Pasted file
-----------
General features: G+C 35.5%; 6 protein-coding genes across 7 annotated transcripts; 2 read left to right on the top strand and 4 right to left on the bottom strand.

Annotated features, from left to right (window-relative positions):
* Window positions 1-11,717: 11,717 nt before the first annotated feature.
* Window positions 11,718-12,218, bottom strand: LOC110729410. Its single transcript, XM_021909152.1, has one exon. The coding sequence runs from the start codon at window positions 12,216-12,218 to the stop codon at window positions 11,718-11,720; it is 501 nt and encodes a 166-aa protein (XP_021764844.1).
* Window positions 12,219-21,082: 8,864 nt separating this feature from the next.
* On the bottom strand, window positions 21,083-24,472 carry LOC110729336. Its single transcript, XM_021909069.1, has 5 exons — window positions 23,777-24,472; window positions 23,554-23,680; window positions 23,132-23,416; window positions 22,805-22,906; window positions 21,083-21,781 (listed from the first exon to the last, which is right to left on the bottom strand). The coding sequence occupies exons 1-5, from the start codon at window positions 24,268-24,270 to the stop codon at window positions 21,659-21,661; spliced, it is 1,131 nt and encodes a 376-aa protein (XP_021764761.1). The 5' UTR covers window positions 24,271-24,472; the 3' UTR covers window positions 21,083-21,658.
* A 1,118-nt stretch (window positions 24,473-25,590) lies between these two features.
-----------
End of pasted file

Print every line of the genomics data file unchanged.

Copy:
General features: G+C 35.5%; 6 protein-coding genes across 7 annotated transcripts; 2 read left to right on the top strand and 4 right to left on the bottom strand.

Annotated features, from left to right (window-relative positions):
* Window positions 1-11,717: 11,717 nt before the first annotated feature.
* Window positions 11,718-12,218, bottom strand: LOC110729410. Its single transcript, XM_021909152.1, has one exon. The coding sequence runs from the start codon at window positions 12,216-12,218 to the stop codon at window positions 11,718-11,720; it is 501 nt and encodes a 166-aa protein (XP_021764844.1).
* Window positions 12,219-21,082: 8,864 nt separating this feature from the next.
* On the bottom strand, window positions 21,083-24,472 carry LOC110729336. Its single transcript, XM_021909069.1, has 5 exons — window positions 23,777-24,472; window positions 23,554-23,680; window positions 23,132-23,416; window positions 22,805-22,906; window positions 21,083-21,781 (listed from the first exon to the last, which is right to left on the bottom strand). The coding sequence occupies exons 1-5, from the start codon at window positions 24,268-24,270 to the stop codon at window positions 21,659-21,661; spliced, it is 1,131 nt and encodes a 376-aa protein (XP_021764761.1). The 5' UTR covers window positions 24,271-24,472; the 3' UTR covers window positions 21,083-21,658.
* A 1,118-nt stretch (window positions 24,473-25,590) lies between these two features.